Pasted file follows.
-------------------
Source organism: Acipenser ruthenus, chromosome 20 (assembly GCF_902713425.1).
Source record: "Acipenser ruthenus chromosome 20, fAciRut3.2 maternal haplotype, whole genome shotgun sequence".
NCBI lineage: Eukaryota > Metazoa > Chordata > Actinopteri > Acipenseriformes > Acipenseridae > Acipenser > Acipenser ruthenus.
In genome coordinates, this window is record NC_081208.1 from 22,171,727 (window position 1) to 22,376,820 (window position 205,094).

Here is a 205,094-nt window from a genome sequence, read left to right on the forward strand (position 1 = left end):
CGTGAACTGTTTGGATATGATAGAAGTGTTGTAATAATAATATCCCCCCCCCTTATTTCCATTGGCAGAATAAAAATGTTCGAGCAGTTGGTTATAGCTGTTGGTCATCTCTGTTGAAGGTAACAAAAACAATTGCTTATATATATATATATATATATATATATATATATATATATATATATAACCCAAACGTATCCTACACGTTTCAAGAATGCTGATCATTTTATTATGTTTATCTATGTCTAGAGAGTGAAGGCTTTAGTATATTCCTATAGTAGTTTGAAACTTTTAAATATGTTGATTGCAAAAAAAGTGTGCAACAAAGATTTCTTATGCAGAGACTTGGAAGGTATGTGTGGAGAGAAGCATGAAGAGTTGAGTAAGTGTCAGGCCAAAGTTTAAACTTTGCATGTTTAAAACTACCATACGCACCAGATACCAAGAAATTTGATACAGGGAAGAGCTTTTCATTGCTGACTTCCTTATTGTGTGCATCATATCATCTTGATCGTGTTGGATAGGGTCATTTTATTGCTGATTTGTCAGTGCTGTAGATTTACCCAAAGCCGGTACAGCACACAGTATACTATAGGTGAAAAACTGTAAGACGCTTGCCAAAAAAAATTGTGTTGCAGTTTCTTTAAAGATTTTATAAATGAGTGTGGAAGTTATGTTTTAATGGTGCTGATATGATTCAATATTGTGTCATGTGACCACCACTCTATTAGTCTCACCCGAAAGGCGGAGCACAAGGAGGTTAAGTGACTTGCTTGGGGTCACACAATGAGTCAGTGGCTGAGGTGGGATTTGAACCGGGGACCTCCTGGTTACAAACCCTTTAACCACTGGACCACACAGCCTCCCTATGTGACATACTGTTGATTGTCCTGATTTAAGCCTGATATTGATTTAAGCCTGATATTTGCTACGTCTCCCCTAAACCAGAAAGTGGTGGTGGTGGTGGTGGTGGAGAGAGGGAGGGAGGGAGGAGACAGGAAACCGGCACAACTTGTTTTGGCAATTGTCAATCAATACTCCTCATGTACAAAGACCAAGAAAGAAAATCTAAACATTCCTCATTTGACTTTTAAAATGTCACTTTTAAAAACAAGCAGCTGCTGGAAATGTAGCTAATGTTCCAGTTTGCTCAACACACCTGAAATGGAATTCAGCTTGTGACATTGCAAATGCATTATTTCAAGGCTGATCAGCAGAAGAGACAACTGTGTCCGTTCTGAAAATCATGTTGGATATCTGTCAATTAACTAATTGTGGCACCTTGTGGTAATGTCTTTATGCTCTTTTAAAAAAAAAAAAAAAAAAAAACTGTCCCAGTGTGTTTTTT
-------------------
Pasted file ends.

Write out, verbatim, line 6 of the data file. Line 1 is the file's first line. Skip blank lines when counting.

CGTGAACTGTTTGGATATGATAGAAGTGTTGTAATAATAATATCCCCCCCCCTTATTTCCATTGGCAGAATAAAAATGTTCGAGCAGTTGGTTATAGCTGTTGGTCATCTCTGTTGAAGGTAACAAAAACAATTGCTTATATATATATATATATATATATATATATATATATATATATATATAACCCAAACGTATCCTACACGTTTCAAGAATGCTGATCATTTTATTATGTTTATCTATGTCTAGAGAGTGAAGGCTTTAGTATATTCCTATAGTAGTTTGAAACTTTTAAATATGTTGATTGCAAAAAAAGTGTGCAACAAAGATTTCTTATGCAGAGACTTGGAAGGTATGTGTGGAGAGAAGCATGAAGAGTTGAGTAAGTGTCAGGCCAAAGTTTAAACTTTGCATGTTTAAAACTACCATACGCACCAGATACCAAGAAATTTGATACAGGGAAGAGCTTTTCATTGCTGACTTCCTTATTGTGTGCATCATATCATCTTGATCGTGTTGGATAGGGTCATTTTATTGCTGATTTGTCAGTGCTGTAGATTTACCCAAAGCCGGTACAGCACACAGTATACTATAGGTGAAAAACTGTAAGACGCTTGCCAAAAAAAATTGTGTTGCAGTTTCTTTAAAGATTTTATAAATGAGTGTGGAAGTTATGTTTTAATGGTGCTGATATGATTCAATATTGTGTCATGTGACCACCACTCTATTAGTCTCACCCGAAAGGCGGAGCACAAGGAGGTTAAGTGACTTGCTTGGGGTCACACAATGAGTCAGTGGCTGAGGTGGGATTTGAACCGGGGACCTCCTGGTTACAAACCCTTTAACCACTGGACCACACAGCCTCCCTATGTGACATACTGTTGATTGTCCTGATTTAAGCCTGATATTGATTTAAGCCTGATATTTGCTACGTCTCCCCTAAACCAGAAAGTGGTGGTGGTGGTGGTGGTGGAGAGAGGGAGGGAGGGAGGAGACAGGAAACCGGCACAACTTGTTTTGGCAATTGTCAATCAATACTCCTCATGTACAAAGACCAAGAAAGAAAATCTAAACATTCCTCATTTGACTTTTAAAATGTCACTTTTAAAAACAAGCAGCTGCTGGAAATGTAGCTAATGTTCCAGTTTGCTCAACACACCTGAAATGGAATTCAGCTTGTGACATTGCAAATGCATTATTTCAAGGCTGATCAGCAGAAGAGACAACTGTGTCCGTTCTGAAAATCATGTTGGATATCTGTCAATTAACTAATTGTGGCACCTTGTGGTAATGTCTTTATGCTCTTTTAAAAAAAAAAAAAAAAAAAAACTGTCCCAGTGTGTTTTTT